September 7th, 2018. Mark that date on your calendar as that is when my new novel Life in Amber comes out! Until then, here’s the Prologue to whet your appetite!
It begins, as every thorough account of the paranormal does: with a dream. I’m sitting in an overstuffed chair in the lobby of a hotel. There’s not a soul around, aside from myself and the clerk. His back is to me as he does some paperwork, unconcerned about the lack of customers.
A Mylar balloon floats by at knee level. It’s losing helium and is folding in on itself. There’s a cartoon on it, SpongeBob SquarePants. I watch it get taken away by the breeze from the air conditioning, and in a moment it disappears behind a column. I stand up, knees popping, and hips aching, to follow the low flyer. I have no idea where it came from; instead, I’m more curious about where it’s going. Air conditioning aside, it seems to move with purpose, as if it’s on a mission. There is a white string attached to it that drags along the ground like a shadow.
I follow behind, walking carefully, almost afraid to make my presence known. No, not almost, I am scared. On the surface, there is nothing to fear. The hotel itself is unduly bright, the fluorescent lights bleaching everything of its usual color. The balloon is innocuous enough, yet…
Yet…there is something still not quite right. It stops, slowly turning and pauses as if looking at me with the vast, blue SpongeBob eyes. I hold my breath, not wanting to make a sound. It turns to the side and floats down the left-hand corridor. The hum of the air conditioning stops, and the silence becomes pervasive, almost as if someone has stuck cotton balls in my ears. I trail behind as pressure begins to build inside my head. I clamp a thumb and forefinger around my nose and hold my breath to get my ears to pop, but this only seems to intensify the clogged feeling. At the far end of the corridor are double doors, the entranceway to a suite or conference room.
The balloon seems to pick up speed, and when it bounces against the doors, they open gradually. A brilliant light starts to pour out, but it isn’t blinding; it is, if not soothing, then at least makes me feel a bit more relaxed. There’s a humming sound, not the air conditioning this time; it comes from inside the room as well, though it has a higher pitch and is faster. Rhythmic.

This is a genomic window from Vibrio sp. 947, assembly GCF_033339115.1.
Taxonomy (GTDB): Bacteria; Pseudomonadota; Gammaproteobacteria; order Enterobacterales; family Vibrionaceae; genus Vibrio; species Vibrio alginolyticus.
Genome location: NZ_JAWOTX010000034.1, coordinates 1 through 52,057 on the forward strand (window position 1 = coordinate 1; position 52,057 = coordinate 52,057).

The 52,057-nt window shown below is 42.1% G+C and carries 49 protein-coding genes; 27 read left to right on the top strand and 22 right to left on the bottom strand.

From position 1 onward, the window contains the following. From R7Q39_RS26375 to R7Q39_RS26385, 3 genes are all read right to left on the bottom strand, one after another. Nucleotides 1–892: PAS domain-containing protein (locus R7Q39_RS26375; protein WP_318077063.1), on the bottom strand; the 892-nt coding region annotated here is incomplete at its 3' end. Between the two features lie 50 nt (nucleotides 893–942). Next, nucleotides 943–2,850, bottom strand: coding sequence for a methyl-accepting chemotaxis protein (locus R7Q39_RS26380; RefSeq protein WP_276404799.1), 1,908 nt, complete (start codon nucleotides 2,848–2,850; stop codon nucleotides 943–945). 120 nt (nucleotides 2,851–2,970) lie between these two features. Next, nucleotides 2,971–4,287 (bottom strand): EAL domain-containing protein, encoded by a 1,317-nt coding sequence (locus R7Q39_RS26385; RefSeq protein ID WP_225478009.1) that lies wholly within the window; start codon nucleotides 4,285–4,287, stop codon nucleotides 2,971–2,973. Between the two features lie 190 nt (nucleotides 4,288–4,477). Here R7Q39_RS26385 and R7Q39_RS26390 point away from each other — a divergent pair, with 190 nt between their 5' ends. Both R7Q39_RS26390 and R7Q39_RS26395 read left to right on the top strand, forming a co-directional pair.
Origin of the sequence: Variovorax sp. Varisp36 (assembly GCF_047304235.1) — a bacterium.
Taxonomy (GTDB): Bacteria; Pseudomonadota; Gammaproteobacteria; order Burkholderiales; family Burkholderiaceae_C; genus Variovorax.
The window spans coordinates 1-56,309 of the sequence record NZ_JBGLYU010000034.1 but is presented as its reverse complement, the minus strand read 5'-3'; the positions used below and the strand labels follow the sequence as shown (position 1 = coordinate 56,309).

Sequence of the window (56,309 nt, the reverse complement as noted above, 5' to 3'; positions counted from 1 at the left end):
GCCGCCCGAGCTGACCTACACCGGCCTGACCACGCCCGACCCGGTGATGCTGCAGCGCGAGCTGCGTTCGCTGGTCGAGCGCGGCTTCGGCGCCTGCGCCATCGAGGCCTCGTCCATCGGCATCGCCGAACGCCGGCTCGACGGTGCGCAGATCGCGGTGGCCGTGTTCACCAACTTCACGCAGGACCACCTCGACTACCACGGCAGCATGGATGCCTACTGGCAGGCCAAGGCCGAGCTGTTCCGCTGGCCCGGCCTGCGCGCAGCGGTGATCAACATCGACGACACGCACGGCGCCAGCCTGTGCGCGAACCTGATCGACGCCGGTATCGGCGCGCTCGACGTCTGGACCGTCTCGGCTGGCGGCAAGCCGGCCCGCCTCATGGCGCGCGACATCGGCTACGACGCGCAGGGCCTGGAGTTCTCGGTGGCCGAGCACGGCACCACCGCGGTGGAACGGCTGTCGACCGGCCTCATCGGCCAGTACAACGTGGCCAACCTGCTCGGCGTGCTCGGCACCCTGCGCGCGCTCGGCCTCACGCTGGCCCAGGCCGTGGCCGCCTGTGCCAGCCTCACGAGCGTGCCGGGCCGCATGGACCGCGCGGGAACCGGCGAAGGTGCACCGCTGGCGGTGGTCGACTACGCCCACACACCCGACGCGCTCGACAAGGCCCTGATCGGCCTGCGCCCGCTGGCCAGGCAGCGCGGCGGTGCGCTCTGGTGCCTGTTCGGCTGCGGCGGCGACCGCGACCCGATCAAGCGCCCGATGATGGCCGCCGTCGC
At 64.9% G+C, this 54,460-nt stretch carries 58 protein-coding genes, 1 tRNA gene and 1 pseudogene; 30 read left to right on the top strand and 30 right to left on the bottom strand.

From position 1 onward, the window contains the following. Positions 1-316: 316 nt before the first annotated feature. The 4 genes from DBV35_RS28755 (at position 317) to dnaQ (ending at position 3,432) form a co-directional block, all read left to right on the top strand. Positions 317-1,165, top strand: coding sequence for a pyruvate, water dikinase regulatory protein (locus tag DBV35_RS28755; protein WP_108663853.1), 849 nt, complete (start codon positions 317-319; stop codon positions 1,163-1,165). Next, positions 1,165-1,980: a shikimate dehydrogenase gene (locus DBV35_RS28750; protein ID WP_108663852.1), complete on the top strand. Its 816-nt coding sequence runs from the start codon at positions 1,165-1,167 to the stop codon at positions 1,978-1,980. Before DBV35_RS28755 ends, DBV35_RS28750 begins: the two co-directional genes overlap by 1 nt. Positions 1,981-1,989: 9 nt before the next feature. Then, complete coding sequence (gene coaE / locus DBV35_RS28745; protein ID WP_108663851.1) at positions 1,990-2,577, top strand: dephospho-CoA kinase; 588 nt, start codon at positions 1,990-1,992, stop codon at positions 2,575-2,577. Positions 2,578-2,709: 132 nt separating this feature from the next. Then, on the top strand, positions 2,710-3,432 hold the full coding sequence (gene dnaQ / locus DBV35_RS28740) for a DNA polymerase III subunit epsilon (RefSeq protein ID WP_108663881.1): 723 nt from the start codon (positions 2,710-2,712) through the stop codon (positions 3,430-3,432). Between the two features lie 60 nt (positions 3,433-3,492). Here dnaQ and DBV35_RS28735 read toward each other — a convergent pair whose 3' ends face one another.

The balloon disappears into the chamber, and I follow after. It takes my eyes a bit to adjust to the brightness, and when they do, I emit a soundless scream. I may as well be in the vacuum of space, as any noise I make is siphoned away.
This is no conference room. It’s nothing I have ever seen before. Coffins made of amber line the expanse; they are all on stainless steel tables with drains beneath them. I look at one and see the remains of my Uncle Albert who had died decades earlier. His blue eyes bulge and his mouth opens and closes like the gills of a fish in its death throes. His gaze turns to me and pleads for me to do something. My heart sinks; Uncle Albert had always been my favorite Uncle. He was Uncle Al, the kiddies pal. While that may sound a bit creepy in today’s world, back then there was no malicious intent at all.
I place my hand on top of the amber and feel it vibrate. His eyes widen and are the first parts of his body to explode. His blood and gore paint the inside of the coffin. I turn away, hand over my mouth. I look at the wall in front of me and see children pinned to it, the way you’d pin butterflies in a collection.
Unlike the butterflies, these children are alive. There is one large pin through the abdomen and four smaller bolts in the hands and feet. Their eyes and mouths are sewn shut, and they wriggle weakly. In spite of the mutilations, I recognize them-they are classmates of mine from elementary school. The bullies, brats and hostile childrenbullies, brats and hostile children of divorce. As if sensing my presence their struggle intensifies, and while I can’t hear anything they mumble, I feel their emotions. The hate and judgment and blame are all directed at me as if I’m responsible for nailing them to the walls.
There are six of them stuck to the wall. Each has on a white t-shirt with a number scrawled on it in their own blood? Ichor? It made no difference, as I memorize the digits, 6, 27, 32, 11, 47, and 52. There seems to be no discernible pattern to the almost randomly generated lottery numbers. As this thought enters and occupies my mind, the light in the room blossoms until I can no longer see. I’m hesitant to walk, not wanting to bump into the amber coffins. I shuffle along with my hands out in front of me, and I feel the balloon brush against my face. I’m finally able to let loose a scream, and it coincides with the balloon popping.
The sounds jolted me out of my sleep. Sweat covered my body and drenched the thin sheet over me, in spite of the chill in the room. I grabbed my phone, opened the note app and fumble typed the numbers I’d seen before I forgot them. I set the phone down and looked for a pack of cigarettes, forgetting for a moment I had quit two years earlier. I sat on the edge of the bed, a futon truth be told, and hugged myself, as the cold air dried the sweat on my aging skin.
I picked up my phone again and saw the date, September 13th. My birthday.
I was 50.
Stuffing my feet into my slippers, I rose, and began my day, even as the dream started to fade. It was time for my insulin. Birthday or not, diabetes doesn’t take a vacation. I could have been 10, or 20, or hell, even 80 for all that mattered, the fact was, I didn’t care.
Not about birthdays, not about me, and not about life.